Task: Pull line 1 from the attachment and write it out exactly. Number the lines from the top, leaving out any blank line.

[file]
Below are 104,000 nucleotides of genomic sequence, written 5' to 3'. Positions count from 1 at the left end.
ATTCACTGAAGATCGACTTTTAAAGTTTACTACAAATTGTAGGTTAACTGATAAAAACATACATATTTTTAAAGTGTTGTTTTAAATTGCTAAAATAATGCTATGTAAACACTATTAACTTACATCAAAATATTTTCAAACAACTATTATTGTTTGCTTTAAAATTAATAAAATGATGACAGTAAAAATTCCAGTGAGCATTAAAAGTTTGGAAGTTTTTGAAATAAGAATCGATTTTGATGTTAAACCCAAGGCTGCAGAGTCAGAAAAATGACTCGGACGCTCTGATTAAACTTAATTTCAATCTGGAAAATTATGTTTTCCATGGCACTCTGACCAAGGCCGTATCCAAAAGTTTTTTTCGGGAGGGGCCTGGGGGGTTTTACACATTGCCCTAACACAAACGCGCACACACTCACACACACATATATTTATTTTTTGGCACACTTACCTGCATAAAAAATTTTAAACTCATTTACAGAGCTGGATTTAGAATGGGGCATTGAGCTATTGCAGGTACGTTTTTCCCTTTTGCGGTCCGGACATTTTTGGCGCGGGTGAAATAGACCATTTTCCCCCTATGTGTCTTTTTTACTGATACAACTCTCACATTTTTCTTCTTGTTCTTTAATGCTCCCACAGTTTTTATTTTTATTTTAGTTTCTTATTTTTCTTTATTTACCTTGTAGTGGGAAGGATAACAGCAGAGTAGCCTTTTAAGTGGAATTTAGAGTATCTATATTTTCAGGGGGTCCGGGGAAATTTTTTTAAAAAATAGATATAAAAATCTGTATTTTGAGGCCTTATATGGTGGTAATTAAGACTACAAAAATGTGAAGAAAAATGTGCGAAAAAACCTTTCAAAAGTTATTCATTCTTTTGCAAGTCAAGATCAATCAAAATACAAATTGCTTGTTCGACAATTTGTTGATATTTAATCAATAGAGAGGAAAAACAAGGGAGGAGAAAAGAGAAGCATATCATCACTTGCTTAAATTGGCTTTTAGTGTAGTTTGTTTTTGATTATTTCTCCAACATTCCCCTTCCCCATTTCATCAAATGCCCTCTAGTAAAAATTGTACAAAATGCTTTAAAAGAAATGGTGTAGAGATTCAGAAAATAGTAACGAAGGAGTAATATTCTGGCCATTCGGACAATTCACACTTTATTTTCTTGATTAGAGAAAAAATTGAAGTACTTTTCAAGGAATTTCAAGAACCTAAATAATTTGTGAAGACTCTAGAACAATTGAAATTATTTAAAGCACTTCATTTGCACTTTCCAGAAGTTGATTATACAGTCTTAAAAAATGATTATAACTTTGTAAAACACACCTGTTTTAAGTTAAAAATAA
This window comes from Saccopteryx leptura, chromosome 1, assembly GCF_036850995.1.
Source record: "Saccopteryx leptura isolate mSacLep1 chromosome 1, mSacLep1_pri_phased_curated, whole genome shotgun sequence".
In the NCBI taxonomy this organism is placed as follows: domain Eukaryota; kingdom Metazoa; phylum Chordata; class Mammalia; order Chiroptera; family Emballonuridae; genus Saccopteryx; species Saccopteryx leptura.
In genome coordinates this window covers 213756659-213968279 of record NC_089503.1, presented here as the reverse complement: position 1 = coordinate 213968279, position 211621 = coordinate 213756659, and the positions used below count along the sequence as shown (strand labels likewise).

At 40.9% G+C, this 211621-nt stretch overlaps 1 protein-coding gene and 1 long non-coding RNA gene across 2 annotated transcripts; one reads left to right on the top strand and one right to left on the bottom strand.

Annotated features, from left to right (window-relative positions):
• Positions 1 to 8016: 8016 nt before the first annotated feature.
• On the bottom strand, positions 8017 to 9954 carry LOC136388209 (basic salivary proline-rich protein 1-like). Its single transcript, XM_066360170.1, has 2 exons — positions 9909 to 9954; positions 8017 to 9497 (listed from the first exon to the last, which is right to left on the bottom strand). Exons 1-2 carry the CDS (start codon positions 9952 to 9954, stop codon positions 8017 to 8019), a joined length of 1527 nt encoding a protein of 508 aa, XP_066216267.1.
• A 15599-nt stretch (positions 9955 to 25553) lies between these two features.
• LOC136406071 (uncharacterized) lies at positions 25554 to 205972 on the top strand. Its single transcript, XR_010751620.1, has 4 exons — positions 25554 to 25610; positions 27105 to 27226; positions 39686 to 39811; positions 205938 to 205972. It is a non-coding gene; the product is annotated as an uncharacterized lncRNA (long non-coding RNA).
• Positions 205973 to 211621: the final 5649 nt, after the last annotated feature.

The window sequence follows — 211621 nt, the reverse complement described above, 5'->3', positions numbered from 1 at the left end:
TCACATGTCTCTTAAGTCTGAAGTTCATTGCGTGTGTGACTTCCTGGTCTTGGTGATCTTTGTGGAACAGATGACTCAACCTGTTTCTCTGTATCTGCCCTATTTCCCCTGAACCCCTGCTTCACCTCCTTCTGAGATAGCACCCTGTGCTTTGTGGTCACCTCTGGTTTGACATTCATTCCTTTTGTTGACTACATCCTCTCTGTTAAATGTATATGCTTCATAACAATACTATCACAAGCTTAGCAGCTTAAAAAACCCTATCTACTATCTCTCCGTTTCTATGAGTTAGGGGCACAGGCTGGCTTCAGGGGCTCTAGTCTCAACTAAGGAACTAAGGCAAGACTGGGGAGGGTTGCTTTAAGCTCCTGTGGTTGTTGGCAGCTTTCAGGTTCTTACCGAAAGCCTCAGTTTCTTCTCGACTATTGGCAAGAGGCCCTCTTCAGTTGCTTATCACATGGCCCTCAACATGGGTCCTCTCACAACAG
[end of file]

Below are 104,000 nucleotides of genomic sequence, written 5' to 3'. Positions count from 1 at the left end.